“When the present values of the coupon payments are summed and added to the present value of the principal payment at maturity, the result should equal the current price of the bond. In order to calculate the arbitrage-free value of a bond, we determine the future coupon and principal payments for the bond. If the yield curve is positively sloped, the appropriate interest rate used to discount each cash flow will be different. However, in the event the yield curve is flat, all cash flows will be discounted in the same manner as in the traditional approach to valuing bonds.”

Is Zhang most likely correct in his description of calculating the arbitrage-free approach to fixed-income security valuation?

Answer: Yes

My Confusion: The rates used in the binomial interest rate tree will depend on the volatility assumption used, even if the yield curve is flat. So how does this mean that all cash flows are discounted in the same manner as the traditional approach?

I’ve added the paragraph that proceeded the one I included above for more context:

I think what gets me is that it says ‘arbitrage-free approach to valuation’ which I thought always uses a binomial interest rate tree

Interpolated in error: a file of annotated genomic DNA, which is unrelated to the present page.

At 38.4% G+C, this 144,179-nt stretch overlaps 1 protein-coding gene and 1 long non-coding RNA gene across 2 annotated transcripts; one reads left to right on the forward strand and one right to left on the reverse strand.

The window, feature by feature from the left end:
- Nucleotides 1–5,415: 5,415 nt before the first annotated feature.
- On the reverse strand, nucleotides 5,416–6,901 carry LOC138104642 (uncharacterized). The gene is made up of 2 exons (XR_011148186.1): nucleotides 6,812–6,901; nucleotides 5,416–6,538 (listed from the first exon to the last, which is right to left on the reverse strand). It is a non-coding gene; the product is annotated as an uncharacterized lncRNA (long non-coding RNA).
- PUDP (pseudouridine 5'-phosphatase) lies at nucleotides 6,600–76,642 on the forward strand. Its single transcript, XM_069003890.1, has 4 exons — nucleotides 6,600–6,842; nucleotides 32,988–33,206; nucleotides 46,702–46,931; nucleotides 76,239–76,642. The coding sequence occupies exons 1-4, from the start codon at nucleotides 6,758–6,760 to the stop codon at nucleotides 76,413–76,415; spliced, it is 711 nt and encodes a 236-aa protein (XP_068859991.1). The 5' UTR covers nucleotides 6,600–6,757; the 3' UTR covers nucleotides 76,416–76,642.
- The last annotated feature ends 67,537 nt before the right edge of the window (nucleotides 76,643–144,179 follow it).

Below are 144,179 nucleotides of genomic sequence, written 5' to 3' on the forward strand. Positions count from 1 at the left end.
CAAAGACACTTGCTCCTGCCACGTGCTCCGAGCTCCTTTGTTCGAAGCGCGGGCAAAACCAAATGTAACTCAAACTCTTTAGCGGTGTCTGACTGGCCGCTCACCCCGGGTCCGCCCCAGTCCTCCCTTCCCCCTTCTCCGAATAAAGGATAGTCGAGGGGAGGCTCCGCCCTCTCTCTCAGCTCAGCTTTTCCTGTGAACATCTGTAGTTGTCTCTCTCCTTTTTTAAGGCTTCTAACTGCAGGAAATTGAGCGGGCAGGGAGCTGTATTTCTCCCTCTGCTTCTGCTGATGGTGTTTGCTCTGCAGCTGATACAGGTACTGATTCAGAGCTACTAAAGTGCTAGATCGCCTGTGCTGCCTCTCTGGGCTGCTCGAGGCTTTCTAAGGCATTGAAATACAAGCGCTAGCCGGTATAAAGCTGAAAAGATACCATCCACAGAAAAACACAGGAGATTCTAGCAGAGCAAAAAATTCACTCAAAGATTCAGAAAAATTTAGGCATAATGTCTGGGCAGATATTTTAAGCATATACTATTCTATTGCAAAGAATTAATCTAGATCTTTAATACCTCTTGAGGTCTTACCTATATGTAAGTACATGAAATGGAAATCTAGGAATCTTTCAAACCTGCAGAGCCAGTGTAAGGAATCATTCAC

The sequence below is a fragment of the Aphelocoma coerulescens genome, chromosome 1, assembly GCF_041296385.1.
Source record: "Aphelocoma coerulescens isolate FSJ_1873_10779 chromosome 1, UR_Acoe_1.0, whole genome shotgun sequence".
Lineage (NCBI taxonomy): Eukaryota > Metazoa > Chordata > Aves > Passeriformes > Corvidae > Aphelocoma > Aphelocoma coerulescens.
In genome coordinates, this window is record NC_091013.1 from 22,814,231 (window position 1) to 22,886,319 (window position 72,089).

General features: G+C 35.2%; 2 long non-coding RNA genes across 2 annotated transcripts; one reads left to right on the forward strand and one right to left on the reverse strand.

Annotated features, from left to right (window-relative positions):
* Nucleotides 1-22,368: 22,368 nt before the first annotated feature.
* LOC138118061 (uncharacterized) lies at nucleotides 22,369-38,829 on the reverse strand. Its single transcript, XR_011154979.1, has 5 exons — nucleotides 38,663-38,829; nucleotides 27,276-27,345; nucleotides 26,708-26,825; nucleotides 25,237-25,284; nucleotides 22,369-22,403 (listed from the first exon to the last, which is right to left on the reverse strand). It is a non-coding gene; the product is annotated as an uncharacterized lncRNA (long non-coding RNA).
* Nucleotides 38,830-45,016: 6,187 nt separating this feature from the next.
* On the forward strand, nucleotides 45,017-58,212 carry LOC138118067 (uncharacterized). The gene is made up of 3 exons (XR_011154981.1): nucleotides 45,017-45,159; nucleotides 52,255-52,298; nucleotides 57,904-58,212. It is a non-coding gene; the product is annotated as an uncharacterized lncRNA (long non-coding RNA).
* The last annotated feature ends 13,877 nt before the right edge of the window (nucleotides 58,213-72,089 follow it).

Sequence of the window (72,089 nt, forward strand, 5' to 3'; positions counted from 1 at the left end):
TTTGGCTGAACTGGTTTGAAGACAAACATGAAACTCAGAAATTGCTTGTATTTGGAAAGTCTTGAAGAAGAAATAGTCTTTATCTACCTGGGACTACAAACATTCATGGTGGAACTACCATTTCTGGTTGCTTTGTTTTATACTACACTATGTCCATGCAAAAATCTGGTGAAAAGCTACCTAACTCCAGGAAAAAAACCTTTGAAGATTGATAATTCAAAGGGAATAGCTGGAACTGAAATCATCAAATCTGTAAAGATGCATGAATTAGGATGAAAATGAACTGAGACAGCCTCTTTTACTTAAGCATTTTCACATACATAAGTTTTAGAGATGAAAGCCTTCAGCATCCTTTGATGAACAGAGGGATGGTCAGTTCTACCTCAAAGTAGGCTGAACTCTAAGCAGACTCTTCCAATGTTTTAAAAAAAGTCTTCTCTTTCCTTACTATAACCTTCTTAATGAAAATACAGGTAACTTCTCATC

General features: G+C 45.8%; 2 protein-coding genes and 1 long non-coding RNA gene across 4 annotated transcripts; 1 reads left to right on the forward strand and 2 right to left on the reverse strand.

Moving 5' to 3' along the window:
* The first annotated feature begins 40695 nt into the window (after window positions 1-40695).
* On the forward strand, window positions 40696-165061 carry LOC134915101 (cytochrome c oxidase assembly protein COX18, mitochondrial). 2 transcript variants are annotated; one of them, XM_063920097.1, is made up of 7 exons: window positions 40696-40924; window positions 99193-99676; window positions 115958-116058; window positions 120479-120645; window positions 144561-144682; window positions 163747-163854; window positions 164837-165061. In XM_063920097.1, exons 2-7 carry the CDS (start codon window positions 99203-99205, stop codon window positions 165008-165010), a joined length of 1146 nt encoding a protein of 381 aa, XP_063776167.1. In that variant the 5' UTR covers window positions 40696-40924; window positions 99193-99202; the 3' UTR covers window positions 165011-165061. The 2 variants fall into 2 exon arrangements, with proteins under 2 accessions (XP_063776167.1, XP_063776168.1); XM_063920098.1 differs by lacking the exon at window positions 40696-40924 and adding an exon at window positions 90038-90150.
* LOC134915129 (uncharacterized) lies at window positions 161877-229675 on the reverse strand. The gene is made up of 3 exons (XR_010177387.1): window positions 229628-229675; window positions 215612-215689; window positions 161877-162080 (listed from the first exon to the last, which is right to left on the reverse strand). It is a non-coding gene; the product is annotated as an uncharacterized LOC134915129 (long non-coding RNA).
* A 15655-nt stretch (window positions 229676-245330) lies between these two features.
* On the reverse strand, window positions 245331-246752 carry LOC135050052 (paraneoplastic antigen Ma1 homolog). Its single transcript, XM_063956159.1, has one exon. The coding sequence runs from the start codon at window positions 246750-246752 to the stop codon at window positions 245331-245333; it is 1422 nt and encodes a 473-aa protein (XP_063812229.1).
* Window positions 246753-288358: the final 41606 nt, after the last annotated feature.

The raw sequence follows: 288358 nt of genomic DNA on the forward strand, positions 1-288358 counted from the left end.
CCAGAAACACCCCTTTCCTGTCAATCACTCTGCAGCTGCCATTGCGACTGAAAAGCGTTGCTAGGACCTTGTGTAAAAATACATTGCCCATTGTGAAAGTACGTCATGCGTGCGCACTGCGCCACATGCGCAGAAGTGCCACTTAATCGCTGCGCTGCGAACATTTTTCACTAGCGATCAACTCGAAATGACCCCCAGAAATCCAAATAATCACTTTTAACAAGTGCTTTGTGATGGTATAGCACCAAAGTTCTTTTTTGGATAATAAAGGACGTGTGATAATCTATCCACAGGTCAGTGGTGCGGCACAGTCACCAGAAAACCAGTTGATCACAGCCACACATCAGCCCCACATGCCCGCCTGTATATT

"Zhang explains: “Our fixed-income team focuses on constructing a portfolio of fixed-income securities issued in local markets that trade in multiple markets around the world. We seek out securities we believe to be mispriced and identify these using an arbitrage-free approach to valuation, which can be described as follows. The cash flows of any fixed-income security can be thought of as a package of separate zero-coupon bonds. Each zero-coupon bond in such a package is valued separately at a discount rate corresponding to the interest rate on the yield curve at the time of the cash flow.

When the present values of the coupon payments are summed and added to the present value of the principal payment at maturity, the result should equal the current price of the bond. In order to calculate the arbitrage-free value of a bond, we determine the future coupon and principal payments for the bond. If the yield curve is positively sloped, the appropriate interest rate used to discount each cash flow will be different. However, in the event the yield curve is flat, all cash flows will be discounted in the same manner as in the traditional approach to valuing bonds."

All it’s saying is that the price you get by discounting each cash flow at its spot rate has to be the same as the price you get by discounting all of the cash flows at the bond’s YTM.